Background: The association between age and outcomes in men with castrate resistant prostate cancer (CRPC) is not well understood.
Objective: We aimed to evaluate CRPC patients to determine if their age at initial diagnosis impacted their cancer specific outcomes.
Design, Setting, and Participants: A retrospective chart review was conducted on 333 consecutive CRPC patients treated at the Princess Margaret Hospital (PMH) between 1995 and 2005. Patients were divided into 4 age categories, (A) <55, (B) 55-64, (C) 65-74 (reference), and (D) ≥ 75 years (yrs).
Outcome Measurements and Statistical Analysis: Primary endpoints included impact of age at diagnosis on overall survival (OS) and on prostate cancer specific survival. Secondary endpoints were time from diagnosis to development of CRPC, time from CRPC to death, and time from diagnosis to bone metastases.
Results and Limitations: The median OS from diagnosis to death was: Group A 5.5 yrs (95% CI 3.0-7.5); Group B 6.7 yrs (95% CI 5.9-8.4); Group C 7.8 yrs (95% CI 6.6-9.3); and Group D 4.3 years (95% CI 2.9-5.0). The hazard ratio (HR) for death in Group D was 2.58 (95% CI 1.58-4.21, p=0.0002); and in Group A was 1.49 (95% CI 0.90-2.46, p=0.13). The duration of hormone sensitivity in Group D was less and predictive of OS, as was Gleason Score ≥8 and Stage 4 disease at diagnosis.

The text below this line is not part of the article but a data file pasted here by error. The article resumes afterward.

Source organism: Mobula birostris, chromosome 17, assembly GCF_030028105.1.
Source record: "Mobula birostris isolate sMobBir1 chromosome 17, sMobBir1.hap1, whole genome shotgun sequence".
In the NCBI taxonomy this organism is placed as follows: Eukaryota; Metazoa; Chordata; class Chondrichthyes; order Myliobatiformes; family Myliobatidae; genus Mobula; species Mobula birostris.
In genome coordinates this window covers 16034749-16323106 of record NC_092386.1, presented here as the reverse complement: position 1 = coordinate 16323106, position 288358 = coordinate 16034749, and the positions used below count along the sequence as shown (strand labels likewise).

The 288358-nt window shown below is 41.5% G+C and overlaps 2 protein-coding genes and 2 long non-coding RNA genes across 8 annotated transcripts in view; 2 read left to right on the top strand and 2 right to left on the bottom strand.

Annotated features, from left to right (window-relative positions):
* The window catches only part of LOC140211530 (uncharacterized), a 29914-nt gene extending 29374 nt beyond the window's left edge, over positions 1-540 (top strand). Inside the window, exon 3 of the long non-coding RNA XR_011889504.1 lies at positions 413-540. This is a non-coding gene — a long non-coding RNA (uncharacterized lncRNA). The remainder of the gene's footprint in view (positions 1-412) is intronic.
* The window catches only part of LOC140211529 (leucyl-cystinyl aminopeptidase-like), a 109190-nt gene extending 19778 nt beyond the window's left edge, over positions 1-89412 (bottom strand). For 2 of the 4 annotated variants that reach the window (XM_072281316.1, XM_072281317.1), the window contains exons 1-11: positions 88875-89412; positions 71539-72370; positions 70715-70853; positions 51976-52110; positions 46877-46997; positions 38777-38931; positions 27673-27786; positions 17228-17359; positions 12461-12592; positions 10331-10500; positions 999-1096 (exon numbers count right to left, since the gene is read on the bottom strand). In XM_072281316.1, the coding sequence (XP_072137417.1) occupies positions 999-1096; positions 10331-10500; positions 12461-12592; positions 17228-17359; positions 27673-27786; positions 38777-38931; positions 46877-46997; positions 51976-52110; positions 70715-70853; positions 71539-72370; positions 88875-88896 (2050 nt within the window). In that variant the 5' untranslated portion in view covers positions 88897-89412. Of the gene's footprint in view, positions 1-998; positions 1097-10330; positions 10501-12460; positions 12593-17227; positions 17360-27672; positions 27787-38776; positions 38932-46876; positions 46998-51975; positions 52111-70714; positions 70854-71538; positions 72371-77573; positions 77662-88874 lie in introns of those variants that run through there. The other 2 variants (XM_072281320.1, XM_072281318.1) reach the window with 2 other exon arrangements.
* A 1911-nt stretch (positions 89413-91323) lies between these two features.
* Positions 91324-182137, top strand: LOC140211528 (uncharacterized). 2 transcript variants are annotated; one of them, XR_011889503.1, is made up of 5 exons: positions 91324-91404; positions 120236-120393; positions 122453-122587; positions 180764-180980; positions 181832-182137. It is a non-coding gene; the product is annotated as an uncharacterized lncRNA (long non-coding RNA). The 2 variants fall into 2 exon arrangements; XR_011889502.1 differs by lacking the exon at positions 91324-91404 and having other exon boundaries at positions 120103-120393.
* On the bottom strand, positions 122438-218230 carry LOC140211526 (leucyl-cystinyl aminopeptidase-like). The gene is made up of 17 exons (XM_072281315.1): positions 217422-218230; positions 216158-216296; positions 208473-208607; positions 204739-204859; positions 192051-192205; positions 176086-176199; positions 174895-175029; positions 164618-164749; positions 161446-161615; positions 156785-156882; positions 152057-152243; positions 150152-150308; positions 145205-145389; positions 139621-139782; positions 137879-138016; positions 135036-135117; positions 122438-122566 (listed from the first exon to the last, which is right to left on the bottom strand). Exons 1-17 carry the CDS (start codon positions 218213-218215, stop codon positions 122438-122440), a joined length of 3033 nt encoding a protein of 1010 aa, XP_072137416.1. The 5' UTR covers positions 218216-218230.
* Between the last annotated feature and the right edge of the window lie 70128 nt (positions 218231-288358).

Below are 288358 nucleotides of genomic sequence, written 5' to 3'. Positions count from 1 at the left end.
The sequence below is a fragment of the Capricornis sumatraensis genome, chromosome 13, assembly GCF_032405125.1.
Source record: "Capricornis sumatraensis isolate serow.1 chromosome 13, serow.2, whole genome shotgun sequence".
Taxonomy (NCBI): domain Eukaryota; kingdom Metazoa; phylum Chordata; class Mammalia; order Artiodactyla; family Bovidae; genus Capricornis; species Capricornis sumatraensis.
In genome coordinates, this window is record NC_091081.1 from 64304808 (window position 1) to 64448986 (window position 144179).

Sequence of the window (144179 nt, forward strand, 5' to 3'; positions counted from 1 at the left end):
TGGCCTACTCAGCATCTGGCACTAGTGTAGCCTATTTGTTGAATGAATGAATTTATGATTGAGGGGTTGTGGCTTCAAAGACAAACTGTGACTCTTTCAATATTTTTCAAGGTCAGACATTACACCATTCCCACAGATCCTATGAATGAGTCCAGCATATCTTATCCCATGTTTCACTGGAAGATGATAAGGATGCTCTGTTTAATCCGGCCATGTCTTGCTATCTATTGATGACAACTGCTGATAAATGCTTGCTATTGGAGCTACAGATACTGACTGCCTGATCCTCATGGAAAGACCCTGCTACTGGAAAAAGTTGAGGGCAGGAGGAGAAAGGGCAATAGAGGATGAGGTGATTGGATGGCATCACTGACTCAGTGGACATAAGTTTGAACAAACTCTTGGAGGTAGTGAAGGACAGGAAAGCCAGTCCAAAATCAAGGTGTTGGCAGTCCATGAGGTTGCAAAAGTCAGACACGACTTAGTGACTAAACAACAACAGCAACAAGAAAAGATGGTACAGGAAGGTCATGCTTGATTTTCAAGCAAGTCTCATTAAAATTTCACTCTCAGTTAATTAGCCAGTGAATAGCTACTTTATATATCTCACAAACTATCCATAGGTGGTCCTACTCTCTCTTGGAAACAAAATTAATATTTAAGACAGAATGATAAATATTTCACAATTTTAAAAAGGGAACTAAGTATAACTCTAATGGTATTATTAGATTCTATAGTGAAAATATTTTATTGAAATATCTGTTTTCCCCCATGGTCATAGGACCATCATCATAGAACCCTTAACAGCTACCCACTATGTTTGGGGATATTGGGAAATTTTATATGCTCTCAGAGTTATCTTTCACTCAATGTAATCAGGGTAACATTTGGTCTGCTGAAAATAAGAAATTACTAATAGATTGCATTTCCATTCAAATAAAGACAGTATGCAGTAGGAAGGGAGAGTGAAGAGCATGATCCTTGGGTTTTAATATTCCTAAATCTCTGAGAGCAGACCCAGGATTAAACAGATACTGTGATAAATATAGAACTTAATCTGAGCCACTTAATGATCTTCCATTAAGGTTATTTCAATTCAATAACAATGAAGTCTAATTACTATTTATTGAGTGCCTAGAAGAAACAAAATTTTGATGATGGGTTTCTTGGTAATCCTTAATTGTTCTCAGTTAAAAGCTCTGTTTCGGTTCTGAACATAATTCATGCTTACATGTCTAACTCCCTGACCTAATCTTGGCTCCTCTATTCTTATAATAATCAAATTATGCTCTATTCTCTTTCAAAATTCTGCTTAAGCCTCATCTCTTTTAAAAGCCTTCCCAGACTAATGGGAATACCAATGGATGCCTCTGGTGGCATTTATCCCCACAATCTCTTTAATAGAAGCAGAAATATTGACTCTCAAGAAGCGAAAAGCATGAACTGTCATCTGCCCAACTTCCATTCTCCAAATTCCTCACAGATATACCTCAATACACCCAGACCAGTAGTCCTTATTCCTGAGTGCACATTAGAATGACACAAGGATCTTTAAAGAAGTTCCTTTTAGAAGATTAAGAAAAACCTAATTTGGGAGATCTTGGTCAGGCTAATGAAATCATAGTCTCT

Conclusions: Age at initial diagnosis appears to impact on outcome of patients who subsequently develop CRPC with a bimodal distribution of risk, with the shortest survivals in the ≥75 and <55 groups.